China’s Dilemma of Low Carbon Commitments and Coal-Fired Power Plant Development

-By Michael Megarit 


Despite China’s commitment to reducing its carbon emissions, it is continuing to build new coal-fired power plants. China has the world’s largest coal power capacity, with almost 1,000 gigawatts in operation and another 190 gigawatts being planned or under construction in 2020 (Ha. 2020). Despite the growing focus on renewable energy in China, coal remains the dominant source of electricity in the country. The nation’s reliance on coal power is partly because of its abundance and the need to keep energy costs low to maintain its economic status (Lau. 2018).

Currently, most coal-fired power plants in China are built using outdated technologies and are highly polluting. These plants are primarily from the 2000s and some from the 1990s. The coal-fired power plants built after 2005 account for 69% of the nation’s total coal-fired power generation (Huang et al. 2019). The Chinese government has been attempting to reduce the environmental impacts of coal-fired power plants and has implemented policies to promote cleaner technologies.

In 2018, the Chinese government issued its “Action Plan for Air Pollution Prevention and Control” (APAP), which targets reducing the level of air pollutants emitted by coal-fired power plants. The APAP requires plants to adopt ultra-low emission (ULE) technologies and to abide by stricter limits on particulate matter, sulfur dioxide, and nitrogen oxides (NOx) (Liu et al. 2018). It also set deadlines for upgrading existing coal-fired power plants to meet the ULE requirements by 2020 and 2021.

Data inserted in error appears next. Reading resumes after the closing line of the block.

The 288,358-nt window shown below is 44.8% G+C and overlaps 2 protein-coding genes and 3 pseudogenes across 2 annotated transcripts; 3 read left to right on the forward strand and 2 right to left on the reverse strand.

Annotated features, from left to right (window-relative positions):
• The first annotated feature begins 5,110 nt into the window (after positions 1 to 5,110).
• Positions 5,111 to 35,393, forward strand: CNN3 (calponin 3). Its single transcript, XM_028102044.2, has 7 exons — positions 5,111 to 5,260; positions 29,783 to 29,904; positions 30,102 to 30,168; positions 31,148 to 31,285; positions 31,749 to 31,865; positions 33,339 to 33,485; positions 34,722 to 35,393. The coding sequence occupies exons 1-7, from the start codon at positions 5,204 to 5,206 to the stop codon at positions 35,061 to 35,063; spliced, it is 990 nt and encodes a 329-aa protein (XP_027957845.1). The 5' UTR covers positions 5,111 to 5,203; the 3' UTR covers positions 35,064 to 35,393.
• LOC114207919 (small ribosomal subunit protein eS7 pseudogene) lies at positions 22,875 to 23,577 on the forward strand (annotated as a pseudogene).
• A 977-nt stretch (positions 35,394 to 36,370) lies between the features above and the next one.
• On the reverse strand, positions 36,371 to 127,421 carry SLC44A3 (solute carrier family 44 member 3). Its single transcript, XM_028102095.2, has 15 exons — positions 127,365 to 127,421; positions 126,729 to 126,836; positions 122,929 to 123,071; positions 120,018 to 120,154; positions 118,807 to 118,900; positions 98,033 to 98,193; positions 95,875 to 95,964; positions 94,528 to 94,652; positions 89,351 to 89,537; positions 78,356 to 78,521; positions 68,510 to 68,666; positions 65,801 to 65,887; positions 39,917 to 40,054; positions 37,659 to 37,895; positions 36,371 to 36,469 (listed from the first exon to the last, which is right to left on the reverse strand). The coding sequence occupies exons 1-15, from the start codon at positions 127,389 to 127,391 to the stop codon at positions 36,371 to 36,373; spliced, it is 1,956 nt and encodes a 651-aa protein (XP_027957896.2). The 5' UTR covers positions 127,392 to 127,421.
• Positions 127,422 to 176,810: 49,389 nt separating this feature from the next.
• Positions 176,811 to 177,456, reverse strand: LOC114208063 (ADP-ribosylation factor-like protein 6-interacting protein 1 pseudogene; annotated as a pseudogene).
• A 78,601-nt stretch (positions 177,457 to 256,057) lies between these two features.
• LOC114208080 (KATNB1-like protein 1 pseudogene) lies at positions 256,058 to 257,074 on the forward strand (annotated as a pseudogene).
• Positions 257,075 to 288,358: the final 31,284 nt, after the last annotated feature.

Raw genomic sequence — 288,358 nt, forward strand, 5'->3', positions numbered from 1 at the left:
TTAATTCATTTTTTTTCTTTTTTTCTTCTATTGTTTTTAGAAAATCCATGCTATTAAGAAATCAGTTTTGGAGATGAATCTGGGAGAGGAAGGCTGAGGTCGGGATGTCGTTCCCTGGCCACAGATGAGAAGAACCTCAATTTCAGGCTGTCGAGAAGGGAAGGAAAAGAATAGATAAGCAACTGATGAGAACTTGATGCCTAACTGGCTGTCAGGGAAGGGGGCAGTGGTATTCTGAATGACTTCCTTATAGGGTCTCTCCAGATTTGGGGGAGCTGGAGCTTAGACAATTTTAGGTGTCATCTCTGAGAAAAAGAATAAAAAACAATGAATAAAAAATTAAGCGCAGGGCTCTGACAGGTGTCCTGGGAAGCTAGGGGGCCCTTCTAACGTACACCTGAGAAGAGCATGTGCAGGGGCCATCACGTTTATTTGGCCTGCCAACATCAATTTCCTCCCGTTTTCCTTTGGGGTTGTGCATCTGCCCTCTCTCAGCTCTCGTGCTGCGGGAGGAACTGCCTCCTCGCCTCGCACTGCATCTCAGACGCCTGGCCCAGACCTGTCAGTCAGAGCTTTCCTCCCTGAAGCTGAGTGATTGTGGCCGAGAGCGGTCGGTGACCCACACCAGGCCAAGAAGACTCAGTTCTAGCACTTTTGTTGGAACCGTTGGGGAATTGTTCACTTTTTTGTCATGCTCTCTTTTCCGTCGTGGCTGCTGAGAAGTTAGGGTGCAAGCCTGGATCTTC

In order to meet the targets set by the APAP, China is investing heavily in the development of ULE coal-fired power plants. In 2018, the country built 2.7 GW of new coal-fired units using ULE technologies (Tong et al. 2020). While this accounts for only a small fraction of China’s coal power capacity, it shows that the country is progressing towards cleaner energy sources.

However, despite the progress in improving the efficiency of coal-fired power plants, the country still continues to build new coal-fired power plants, including many that do not meet the ULE requirements. According to an Institute for Energy Economics and Financial Analysis report, China has approved more than 100 GW of new coal-fired power projects since 2017 (Borger et al. 2018). This suggests that while China is making efforts to reduce air pollution from coal, it is still relying on the fuel to meet its growing electricity needs.

Ultimately, China’s commitment to reducing its carbon emissions is commendable. However, its continued reliance on coal-fired power plants highlights the need for the country to invest further in renewable energy sources such as solar and wind.


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